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Cypripedium parviflorum seedlings in a flask
Propagating the Native
Finding these orchids has fueled my desire to propagate them from seed.
After germinating my first Cattleya
seed several years ago, I wondered
why most native orchids were not available as seedlings and collected
enough information on media to start experimenting with whatever seed I
Several landowners allowed me to pollinate, collect and sow capsules of Cyp. pubescens over the past few years. Last spring, seed from several capsules germinated well, and I have transferred some seedlings to community pots. Surprisingly, Cyp. acaule also germinated well. Those seedlings are still in the flasks.
For most other genera I have sown, either Knudson's modified "C" medium plus potato extract and activated charcoal or G & B Mother Flask Medium V work well. But aside from media selection, a major problem with growing native wild-flowers is breaking seed dormancy. Most species need a cold, damp period of several weeks to germinate. Many woodland species also need a warm moist period. If the seed dries out, it may go into a protracted dormancy that is tough to break. Woodland plants are adapted to a protected environment and their seed dormancy ensures that they germinate only under favorable conditions. Some ephemerals, such as Claytonia virginica and Phlox divaricata, germinate at temperatures just above freezing so that they can take advantage of the early spring moisture and light. Germination rates for Cyp. pubescens decrease substantially if the seed is allowed to mature. Mature seed may need two winter seasons to germinate. Liparis seed also will not germinate without two chilling periods. I was ready to throw out the liparis flasks when I spied several protocorms, which later developed into healthy seedlings.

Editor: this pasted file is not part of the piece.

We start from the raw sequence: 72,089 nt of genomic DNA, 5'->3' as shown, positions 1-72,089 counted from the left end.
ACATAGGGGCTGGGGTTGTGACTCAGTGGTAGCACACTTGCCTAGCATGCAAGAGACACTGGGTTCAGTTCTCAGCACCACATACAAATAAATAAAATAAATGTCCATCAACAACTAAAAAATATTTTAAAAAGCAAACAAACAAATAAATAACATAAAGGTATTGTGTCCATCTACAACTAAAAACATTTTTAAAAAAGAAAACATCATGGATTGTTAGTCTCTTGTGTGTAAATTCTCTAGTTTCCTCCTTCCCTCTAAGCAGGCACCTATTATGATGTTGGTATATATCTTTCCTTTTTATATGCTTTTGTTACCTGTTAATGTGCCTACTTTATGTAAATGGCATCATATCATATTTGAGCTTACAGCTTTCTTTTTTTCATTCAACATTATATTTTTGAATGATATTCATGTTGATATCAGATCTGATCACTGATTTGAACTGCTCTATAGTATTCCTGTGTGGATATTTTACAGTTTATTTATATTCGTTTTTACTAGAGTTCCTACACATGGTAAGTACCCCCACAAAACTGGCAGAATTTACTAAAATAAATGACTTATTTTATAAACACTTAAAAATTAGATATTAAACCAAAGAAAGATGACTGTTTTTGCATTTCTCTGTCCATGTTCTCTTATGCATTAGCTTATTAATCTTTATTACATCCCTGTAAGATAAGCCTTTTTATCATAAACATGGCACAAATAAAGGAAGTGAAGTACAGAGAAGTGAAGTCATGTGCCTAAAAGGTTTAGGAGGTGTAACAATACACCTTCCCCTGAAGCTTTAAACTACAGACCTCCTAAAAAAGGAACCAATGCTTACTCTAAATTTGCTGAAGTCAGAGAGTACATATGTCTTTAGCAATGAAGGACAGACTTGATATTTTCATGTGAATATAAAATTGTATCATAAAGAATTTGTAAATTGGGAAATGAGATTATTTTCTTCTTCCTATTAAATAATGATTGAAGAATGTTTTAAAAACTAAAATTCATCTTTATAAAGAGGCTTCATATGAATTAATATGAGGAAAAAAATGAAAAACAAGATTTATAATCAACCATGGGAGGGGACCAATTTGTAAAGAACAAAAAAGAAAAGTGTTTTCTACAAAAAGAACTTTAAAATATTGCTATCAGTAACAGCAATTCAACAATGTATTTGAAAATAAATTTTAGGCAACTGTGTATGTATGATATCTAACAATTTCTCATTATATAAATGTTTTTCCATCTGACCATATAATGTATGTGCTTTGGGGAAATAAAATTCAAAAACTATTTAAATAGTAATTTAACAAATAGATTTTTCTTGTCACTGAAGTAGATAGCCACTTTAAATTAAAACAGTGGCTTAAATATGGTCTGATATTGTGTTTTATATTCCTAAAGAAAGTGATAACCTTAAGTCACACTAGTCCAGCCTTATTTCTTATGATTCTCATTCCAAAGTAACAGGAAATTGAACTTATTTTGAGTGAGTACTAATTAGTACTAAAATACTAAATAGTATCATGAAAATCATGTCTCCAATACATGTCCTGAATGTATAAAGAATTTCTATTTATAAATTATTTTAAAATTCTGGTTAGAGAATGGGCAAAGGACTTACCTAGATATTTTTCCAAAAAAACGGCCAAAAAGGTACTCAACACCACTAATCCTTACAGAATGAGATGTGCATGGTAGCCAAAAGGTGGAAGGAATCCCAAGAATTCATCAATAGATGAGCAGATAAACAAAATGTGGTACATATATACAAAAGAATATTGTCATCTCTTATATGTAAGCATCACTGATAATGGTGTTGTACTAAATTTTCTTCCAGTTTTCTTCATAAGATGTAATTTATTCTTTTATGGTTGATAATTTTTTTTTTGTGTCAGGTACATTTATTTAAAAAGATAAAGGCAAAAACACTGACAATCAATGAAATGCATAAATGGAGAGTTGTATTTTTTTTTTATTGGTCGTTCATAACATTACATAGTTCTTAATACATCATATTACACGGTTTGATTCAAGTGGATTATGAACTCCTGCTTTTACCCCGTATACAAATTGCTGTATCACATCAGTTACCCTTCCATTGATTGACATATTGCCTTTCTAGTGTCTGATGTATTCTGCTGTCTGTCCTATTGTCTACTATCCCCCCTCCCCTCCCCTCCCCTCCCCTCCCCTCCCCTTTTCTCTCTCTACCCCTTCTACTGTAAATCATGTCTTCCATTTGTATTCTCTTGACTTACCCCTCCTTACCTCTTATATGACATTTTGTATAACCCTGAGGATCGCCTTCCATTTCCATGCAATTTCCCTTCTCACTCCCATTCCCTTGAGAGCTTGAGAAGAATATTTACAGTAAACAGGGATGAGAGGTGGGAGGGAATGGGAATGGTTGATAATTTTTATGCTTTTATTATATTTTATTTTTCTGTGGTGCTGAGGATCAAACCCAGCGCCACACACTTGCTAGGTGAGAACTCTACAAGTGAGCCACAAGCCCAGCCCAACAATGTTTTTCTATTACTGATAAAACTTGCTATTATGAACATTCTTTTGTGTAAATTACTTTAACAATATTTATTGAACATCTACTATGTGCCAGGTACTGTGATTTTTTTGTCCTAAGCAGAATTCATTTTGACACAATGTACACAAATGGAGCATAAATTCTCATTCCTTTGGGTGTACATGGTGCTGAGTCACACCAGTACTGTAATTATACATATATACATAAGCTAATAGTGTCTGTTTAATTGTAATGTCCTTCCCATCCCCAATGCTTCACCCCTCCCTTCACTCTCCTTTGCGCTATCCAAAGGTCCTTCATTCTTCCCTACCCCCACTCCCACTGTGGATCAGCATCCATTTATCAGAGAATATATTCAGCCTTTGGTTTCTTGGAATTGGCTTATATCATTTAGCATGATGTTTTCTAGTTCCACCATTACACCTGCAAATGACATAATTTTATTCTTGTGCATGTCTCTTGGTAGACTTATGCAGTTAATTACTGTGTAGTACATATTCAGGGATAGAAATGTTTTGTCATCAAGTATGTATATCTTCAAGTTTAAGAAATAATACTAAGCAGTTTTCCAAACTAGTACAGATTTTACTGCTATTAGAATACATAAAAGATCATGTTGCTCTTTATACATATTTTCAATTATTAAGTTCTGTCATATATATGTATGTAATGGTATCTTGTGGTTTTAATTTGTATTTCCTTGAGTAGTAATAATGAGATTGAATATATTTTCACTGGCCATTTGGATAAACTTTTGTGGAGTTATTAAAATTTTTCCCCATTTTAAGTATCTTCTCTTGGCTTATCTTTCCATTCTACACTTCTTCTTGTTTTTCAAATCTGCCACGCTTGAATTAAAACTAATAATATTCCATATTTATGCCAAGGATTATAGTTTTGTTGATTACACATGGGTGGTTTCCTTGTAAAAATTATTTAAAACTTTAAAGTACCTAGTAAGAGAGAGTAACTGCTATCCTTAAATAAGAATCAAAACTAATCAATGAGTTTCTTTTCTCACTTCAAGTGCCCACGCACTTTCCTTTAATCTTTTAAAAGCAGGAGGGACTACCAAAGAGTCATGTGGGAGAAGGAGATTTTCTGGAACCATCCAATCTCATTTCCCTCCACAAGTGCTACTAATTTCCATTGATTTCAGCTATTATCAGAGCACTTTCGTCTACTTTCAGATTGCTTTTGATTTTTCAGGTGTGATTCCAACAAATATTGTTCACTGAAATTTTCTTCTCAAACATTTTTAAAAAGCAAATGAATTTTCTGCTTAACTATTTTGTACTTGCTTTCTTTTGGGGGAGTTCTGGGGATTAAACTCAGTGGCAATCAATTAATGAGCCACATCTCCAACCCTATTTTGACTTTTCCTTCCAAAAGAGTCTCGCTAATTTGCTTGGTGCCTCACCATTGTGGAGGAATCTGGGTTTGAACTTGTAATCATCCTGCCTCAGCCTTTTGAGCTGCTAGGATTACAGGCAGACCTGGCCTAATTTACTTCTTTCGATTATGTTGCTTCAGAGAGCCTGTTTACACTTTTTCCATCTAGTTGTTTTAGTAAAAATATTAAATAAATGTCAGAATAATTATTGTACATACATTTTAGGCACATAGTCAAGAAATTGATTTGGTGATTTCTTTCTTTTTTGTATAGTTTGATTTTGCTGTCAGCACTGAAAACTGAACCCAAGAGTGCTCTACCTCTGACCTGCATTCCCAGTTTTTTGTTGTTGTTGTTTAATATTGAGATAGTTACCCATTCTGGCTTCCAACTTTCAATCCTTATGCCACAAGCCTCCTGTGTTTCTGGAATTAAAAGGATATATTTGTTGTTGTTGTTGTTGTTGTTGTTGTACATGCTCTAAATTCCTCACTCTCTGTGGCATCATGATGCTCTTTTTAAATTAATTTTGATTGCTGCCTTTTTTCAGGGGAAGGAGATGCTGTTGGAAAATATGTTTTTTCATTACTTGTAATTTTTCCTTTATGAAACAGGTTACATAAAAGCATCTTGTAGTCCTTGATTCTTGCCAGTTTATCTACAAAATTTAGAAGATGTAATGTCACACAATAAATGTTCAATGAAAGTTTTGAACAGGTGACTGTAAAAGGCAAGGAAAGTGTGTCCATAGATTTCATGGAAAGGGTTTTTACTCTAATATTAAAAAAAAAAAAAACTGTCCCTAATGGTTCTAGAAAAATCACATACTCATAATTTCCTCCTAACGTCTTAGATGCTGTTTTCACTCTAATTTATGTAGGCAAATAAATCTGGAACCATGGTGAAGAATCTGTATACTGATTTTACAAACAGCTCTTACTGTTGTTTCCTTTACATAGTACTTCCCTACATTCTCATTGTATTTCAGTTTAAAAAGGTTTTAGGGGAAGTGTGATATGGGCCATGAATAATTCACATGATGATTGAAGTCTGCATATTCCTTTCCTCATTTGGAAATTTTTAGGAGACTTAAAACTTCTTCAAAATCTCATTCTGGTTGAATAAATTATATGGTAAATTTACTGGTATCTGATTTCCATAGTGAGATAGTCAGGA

Seed dormancy may be a major factor limiting germination of G. spectabilis. Few Galearis have germinated, but those that did grew well on standard media, such as Knudson's modified "C" plus banana. One seedling produced two new divisions in the flask the first year of growth. If the medium produces excellent growth, why is the germination rate poor? I am now testing earlier harvest dates to see if that makes a difference.
Spiranthes are the easiest species to grow. Both S. casei and S. cernua germinate without chilling, although I prefer to chill the flasks so that growth begins in spring for easier production. Seedlings develop quickly and transfer well from flask to community flat. Plants can bloom as early as their second summer. All seedlings I have planted out have survived and bloomed. Goodyera also germinates well, but seedlings require an extra year in the flask before they begin developing green leaves.
Attempts to germinate seed of Platanthera psycodes have been unsuccessful. One reason may be poor seed quality. Many wildflowers will not produce viable seed if weather conditions are not optimum. The seed I collected last fall, for instance, looks larger and better developed than seed of previous years, so maybe this year will be successful. Those flasks are still in cold storage. Germinating Platanthera seed is of special interest to me because of the decline of our beautiful endangered prairie orchid, Platanthera leucophaea, which I hope to sow someday if I have luck with P. psycodes.
Never assume that orchids only inhabit wild places far from home. We have many native orchids that go unnoticed because of their small stature. Old pastures that were never plowed may hold a few surprises, especially if there are other native species still present. With so many enthusiasts working to unlock the secrets of germination and growth of our native orchids, perhaps we can increase the availability of seedlings. We need plants to restore our native-plant communities while we work to protect existing populations.